I suppose that all good things must come to and end, and today the easiness of the trail through the Shenandoah Nation Park took a turn for the worst. Although the trail is still relatively smooth through this section, it follows a series of climbs ranging from 800 to 1,300 feet that seemed to never end. It was quite unlike what I had experienced over the past two days.
The woods, however, were still gorgeous and I was beginning to understand why they looked like a rainforest. The day was overcast with an off and on drizzle, but the cloud ceiling was still high enough to see some pretty views along the way.
By the end of the day, I was walking in the clouds under a steady drizzle. Approaching the Lewis Mountain Campground, I had a decision to make. I could either walk one more mile to join Boo Boo and Batman at the Bearfence Mountain Hut or stop at the campground for the night where there was food and beer at the campground store. OK, maybe there wasn’t much of a decision to make after all.
As I entered the campground, I asked another camper for directions to the campground store. He told me to follow the road and take the left fork, but said that I had better hurry because they were closing at 6:00 pm (it was now 5:45 pm). So doing my best impersonation of a speed walker, I sashayed down the road to beat the clock and arrived in the nick of time.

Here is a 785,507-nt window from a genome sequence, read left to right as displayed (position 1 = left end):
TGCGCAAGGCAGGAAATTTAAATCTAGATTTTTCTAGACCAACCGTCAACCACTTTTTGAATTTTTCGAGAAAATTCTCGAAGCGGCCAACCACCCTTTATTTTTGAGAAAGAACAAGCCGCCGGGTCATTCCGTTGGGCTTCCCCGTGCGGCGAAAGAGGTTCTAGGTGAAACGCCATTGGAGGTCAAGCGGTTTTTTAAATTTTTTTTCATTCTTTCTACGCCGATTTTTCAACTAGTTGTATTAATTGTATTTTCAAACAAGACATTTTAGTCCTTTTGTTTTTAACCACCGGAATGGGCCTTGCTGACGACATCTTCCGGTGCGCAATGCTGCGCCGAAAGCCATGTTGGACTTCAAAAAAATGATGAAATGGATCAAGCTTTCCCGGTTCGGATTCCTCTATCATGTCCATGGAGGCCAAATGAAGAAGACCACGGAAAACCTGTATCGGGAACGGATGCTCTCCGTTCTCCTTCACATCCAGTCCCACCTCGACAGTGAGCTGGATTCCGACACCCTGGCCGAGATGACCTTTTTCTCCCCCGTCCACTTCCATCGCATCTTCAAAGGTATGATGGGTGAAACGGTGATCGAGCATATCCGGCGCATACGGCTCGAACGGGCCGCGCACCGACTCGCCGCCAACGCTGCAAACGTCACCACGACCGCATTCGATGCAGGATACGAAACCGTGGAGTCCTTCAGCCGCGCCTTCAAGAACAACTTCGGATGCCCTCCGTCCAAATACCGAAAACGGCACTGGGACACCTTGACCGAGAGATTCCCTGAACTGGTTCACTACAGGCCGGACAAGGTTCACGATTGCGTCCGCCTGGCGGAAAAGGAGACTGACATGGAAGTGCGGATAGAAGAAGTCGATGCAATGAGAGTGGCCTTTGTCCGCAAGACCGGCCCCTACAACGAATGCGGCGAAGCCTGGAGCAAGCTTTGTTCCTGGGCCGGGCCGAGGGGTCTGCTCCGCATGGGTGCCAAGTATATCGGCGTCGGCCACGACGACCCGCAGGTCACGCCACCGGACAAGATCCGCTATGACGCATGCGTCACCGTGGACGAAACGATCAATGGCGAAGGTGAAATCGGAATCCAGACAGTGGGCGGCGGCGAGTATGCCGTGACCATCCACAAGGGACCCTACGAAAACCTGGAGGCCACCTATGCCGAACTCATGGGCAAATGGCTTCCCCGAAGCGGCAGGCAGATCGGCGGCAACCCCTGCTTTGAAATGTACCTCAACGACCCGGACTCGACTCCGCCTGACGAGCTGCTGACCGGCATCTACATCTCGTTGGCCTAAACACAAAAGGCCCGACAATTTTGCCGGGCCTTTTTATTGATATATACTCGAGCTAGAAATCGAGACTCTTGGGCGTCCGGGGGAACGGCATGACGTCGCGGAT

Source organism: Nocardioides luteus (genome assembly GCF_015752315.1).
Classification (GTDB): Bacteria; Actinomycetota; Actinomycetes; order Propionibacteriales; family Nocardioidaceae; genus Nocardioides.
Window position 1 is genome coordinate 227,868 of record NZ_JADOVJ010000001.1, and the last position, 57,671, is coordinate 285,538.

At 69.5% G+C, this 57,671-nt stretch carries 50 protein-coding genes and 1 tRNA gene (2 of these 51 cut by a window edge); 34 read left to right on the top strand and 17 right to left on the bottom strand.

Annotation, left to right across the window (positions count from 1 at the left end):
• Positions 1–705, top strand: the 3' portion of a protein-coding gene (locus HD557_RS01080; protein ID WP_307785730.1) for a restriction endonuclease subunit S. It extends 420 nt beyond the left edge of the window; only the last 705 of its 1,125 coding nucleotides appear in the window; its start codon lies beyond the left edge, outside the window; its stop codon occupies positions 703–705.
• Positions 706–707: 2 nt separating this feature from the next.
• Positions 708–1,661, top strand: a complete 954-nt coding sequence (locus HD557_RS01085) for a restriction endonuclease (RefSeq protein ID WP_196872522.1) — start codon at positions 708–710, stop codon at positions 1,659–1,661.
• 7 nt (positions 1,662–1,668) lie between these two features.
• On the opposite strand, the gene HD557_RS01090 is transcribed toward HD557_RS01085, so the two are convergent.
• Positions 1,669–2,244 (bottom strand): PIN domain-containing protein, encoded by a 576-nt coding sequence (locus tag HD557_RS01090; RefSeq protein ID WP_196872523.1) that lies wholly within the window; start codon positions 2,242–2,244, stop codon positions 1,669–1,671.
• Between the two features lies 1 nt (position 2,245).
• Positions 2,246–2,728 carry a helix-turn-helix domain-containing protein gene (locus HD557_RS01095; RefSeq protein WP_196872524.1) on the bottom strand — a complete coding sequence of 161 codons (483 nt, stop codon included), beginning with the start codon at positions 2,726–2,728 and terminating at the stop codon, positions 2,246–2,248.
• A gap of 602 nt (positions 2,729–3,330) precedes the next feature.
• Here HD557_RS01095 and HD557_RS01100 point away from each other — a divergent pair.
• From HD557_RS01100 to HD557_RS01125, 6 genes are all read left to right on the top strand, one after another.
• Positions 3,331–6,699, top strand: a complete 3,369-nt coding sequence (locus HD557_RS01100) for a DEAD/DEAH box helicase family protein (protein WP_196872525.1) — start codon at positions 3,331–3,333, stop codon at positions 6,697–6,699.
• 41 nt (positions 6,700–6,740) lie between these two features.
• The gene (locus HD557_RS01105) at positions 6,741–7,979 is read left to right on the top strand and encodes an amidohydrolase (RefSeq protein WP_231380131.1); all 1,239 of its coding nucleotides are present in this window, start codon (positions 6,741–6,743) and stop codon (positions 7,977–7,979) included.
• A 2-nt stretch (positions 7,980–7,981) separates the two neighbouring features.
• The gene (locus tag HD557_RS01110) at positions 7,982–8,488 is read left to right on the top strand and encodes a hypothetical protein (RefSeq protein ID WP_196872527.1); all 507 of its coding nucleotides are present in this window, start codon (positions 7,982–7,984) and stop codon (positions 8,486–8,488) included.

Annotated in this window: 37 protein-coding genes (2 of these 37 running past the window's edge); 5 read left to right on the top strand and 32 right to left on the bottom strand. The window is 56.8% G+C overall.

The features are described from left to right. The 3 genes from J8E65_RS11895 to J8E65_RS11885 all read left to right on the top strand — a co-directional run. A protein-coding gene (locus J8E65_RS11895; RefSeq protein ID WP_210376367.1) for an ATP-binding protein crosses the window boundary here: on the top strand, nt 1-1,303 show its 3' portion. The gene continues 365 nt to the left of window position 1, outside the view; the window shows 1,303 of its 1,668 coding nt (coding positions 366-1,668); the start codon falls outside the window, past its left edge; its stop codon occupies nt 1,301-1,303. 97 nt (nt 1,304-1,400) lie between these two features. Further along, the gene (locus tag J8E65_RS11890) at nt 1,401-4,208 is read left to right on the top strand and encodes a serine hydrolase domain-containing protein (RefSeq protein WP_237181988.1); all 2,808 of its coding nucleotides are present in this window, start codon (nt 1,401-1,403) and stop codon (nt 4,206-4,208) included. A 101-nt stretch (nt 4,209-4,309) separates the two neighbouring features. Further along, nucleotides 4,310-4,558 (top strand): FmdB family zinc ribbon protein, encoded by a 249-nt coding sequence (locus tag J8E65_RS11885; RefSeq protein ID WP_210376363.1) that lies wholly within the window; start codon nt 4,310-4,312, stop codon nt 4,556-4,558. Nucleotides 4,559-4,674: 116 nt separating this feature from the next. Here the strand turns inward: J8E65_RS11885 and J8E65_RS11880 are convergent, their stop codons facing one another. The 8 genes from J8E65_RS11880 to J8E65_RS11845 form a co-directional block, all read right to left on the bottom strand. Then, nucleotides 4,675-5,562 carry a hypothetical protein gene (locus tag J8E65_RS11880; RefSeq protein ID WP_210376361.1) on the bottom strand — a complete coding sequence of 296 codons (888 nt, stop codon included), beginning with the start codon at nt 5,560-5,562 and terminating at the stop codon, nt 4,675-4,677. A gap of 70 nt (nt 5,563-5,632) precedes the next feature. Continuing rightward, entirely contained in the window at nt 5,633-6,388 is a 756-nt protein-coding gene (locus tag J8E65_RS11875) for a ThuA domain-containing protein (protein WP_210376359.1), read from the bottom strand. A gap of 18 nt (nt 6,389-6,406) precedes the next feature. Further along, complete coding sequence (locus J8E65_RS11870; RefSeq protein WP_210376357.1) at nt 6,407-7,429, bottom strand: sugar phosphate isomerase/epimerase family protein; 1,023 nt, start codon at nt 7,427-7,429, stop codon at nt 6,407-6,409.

The guy running the store was very friendly and seemed in no rush to send me on my way. After chatting with him for a while, I made my purchases and walked out in the front porch where I ran into Just Craig, who was contemplating how much further he was going to walk. I told him that I was staying put so that I could enjoy hot coffee in the morning when the store reopened, and he told me that if things got really bad that it was about 80 degrees in the attached shower/restroom. I got a good laugh out of that, but filed the info away in my mind for future reference. You just never know.
The campgrounds is a self-registration area so I selected a site, stashed my (paper) bag of goodies under a picnic table, and set up my tent in the now pouring rain. After stowing my gear, I returned to the registration kiosk to register. Then the most unusual thing occurred. With my watch and cell phone safely in my tent, I’m standing in the rain trying to fill out the registration card and I have no earthly idea what day of the week or month it is. I suppose I have been on the trail long enough so that it no longer matters. So I make a best guess estimate (which in the end turned out to be correct), put the payment envelope in the slot, and returned to my tent.
Now I am warm and dry, while enjoying a ham sandwich, a bag of Fritos, and a sleeve of Reese Peanut Butter Cups, and washing it all down with a couple of Budweiser tallboys. After a hard day of ups and downs, It just doesn’t get any better than this.